I’m writing. Two words on the page followed by eight. No telling how much farther I’m going to get because this week has lacked productivity. Monday was great. I finished the last of the singing-arc chapters of Kaitlyn’s story. The emotional momentum and counterpoint work— at least for now— I’ll reevaluate once I get to the read-through portion of this revision. It was a huge Victory because this arc of her story came out of me like a sloth climbing out of a tree for his weekly dump.

So, of course I was jazzed for Tuesday’s deep dive into the last chapter of her story’s upward trajectory. Only it was sort of like having diarrhea. You’ve been there, right? You get to the bathroom, you’re relieved, you feel fine and then three minutes later you have to make another trip, and it goes on and on and on because the Pepto-Bismol isn’t working. That was Tuesday. Lightning bolts of inspiration on how to start the chapter would hit, but once I was two or three sentences in all thoughts became jangled out of tune and harsh, and Ophelia was nowhere around to save me. So, I’d begin again, and again, and the cycle repeated for six hours.

Writing friends often nudge me to quit sooner on days like Tuesday. “Don’t force it. Go for a walk and return fresh the next day.” It’s sensible advice. And I believe in recharging my battery, which is why I take Saturdays off to read and hobnob with friends and do my best to refrain from contemplating my story. But Saturday’s Timeout is exactly why I can’t bring myself to step away sooner on my six-hour writing days. Because I’ve learned persistence is essential for my creative output.

My bad— I did not, as usual, kick off my writing week on Sunday. I was scheduled to chat with one of my dearest friends in New Orleans in the morning, and then two of my oldest New York City dweller friends requested a virtual meet up in the afternoon. Jocosa Rule: never say No to an invitation. Those chats replaced my six-hours of writing. I could’ve ventured onto the page after a dinner break, but I was emotionally tapped out with joy.

Needless to say, my not showing up on Sunday led to the return of those Whores of Negativity, who scolded me for that misstep because surely that was the reason Tuesday’s writing was in the toilet.

Persistence doesn’t ensure quality, but it does provide the goods from which quality is born.

This point of view developed deeper roots for me after a surprising revelation during a morning Sadhana in 2019.

Sadhana is whatever you do consistently to clear your own consciousness so you can relate to the infinity within you…it will include exercise, meditation, and prayer.

I haven’t missed a day of Sadhana since I started six years ago. I was particularly drawn to the teachings on meditation:

  • practice a specific meditation for 40 days straight and it will break any negative habits related to the meditation that block your expansion
  • practice for 90 days and this will establish a new habit in your conscious and subconscious minds
  • practice for 120 days and a new habit of consciousness and the positive benefits of the meditation get integrated permanently into your psyche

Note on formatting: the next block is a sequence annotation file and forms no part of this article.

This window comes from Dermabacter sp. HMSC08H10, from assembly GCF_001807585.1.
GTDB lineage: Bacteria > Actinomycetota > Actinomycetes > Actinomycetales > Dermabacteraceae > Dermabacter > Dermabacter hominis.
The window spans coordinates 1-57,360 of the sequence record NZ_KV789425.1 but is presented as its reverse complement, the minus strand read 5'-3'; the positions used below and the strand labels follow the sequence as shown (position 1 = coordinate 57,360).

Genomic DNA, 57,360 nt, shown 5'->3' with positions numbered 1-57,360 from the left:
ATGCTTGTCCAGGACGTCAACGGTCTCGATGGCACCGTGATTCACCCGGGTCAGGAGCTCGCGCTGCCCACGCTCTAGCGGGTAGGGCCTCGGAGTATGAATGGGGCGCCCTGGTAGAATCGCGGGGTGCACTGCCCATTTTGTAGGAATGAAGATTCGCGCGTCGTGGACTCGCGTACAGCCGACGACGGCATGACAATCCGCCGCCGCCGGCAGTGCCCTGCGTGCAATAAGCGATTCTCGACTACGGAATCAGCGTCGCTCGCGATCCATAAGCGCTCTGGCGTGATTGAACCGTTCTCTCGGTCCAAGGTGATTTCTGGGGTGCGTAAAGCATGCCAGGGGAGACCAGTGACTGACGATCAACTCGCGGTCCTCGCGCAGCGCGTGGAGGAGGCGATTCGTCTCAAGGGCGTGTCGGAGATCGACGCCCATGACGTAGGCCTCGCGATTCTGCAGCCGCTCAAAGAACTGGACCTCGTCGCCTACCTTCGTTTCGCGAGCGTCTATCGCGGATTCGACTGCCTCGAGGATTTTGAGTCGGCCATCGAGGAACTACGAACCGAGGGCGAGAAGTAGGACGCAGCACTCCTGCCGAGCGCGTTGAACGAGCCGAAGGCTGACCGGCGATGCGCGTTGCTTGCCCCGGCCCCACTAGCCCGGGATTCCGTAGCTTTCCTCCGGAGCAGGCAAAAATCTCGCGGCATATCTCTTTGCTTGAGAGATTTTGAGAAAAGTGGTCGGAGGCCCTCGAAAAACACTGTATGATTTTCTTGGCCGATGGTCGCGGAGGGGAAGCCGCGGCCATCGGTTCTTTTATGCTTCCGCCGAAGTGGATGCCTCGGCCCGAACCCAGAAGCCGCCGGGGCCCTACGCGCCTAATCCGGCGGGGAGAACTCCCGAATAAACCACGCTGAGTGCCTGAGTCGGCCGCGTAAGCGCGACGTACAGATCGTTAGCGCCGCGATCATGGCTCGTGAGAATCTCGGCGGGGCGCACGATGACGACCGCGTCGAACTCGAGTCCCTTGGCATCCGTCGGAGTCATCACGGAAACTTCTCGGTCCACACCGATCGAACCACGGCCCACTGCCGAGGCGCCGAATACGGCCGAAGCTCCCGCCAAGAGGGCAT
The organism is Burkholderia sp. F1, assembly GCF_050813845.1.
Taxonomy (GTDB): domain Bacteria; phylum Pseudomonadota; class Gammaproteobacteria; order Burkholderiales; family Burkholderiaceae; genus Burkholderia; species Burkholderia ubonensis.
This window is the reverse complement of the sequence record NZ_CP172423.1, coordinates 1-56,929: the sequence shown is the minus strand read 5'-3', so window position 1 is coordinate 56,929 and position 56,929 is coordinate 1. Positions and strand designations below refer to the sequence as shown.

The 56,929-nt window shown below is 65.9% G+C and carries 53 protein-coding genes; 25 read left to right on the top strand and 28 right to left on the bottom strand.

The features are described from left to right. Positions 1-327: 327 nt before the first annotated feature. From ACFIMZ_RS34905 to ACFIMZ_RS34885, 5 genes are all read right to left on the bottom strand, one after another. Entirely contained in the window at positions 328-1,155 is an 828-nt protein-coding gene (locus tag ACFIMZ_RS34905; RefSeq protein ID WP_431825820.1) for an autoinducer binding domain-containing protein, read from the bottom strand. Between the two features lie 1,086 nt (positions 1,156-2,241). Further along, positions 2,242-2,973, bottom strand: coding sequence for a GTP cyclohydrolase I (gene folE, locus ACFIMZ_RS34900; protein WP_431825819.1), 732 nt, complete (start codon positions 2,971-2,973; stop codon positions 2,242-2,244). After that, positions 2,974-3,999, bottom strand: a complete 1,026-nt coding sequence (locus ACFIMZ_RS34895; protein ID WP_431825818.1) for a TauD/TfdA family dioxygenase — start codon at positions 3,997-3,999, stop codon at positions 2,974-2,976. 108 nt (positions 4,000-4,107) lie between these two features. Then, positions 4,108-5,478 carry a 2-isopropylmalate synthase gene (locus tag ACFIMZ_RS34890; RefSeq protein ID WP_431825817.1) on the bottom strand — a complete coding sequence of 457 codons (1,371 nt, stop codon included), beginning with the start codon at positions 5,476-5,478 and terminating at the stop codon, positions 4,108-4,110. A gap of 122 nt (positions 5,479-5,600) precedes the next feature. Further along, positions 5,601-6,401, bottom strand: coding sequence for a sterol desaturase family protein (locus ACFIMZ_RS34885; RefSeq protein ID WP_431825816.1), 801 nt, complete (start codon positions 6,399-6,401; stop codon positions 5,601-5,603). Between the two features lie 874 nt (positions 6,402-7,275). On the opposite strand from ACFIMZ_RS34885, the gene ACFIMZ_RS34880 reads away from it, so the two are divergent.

• practice for 1000 days and you will master the new habit of consciousness the meditation promised— and no matter what the challenge, you can call on this new habit to serve you.

This teaching sounded grand. So, whenever a new meditation resonates with me I do it for a minimum of 120 days. As a result, my Sadhana often takes three hours, other days it’s under 30 minutes. It’s not for everyone, but it works for me.

I used to believe the quality of time I put in was more important than the quantity— even though I was heavy on the quantity. But I no longer believe it’s true. Quality counts. Absolutely. It’s definitely a bonus, but it’s not an essential ingredient. After my son died, I had no quality in my practice. I showed up because Sadhana is as integral to my life now as breathing. But I didn’t feel the power of the relationship as I had previously. I feared the depth would never return.

Then one day— following one of my worst days of sorrow— the sun came through the darkness and filled me with Joy. I had done nothing different. My only action was showing up. My heart wasn’t in it, and then it was. The Quality returned because I held to my practice and showed up.

Kundalini Sadhana practiced over time provides “spiritual fitness” that helps us overcome negativity, duality and depression.~ Harijiwan

Tuesday’s toilet writing lesson— when I practice Sadhana I’m building my toolbox in order to be a better human in the same way my writing practice makes me a better writer.

At first, I was in it for the word count— 1000 words a day and only stopping when I knew what was going to happen next. But what good is word count if the heart of the story isn’t on the page? I slowed down. Today, I swing between writing like a wild woman and writing like a Tai Chi master. I use whatever rhythm is necessary to connect me to the core of the story. No two days are the same because the energy of my inner writer fluctuates from day to day and sometimes, like on Tuesday, she ends up imploding from frustration. And that’s okay. All that matters is the showing up. Everything written needs to be rewritten, revised, edited. But those are the second, third and fourth steps. The first step is showing up and moving the pen across the page, or tapping my fingers across the keyboard.

And now, if you’ll excuse me, it’s time to plunge back into Kaitlyn’s last upward swing, so I can watch her fall.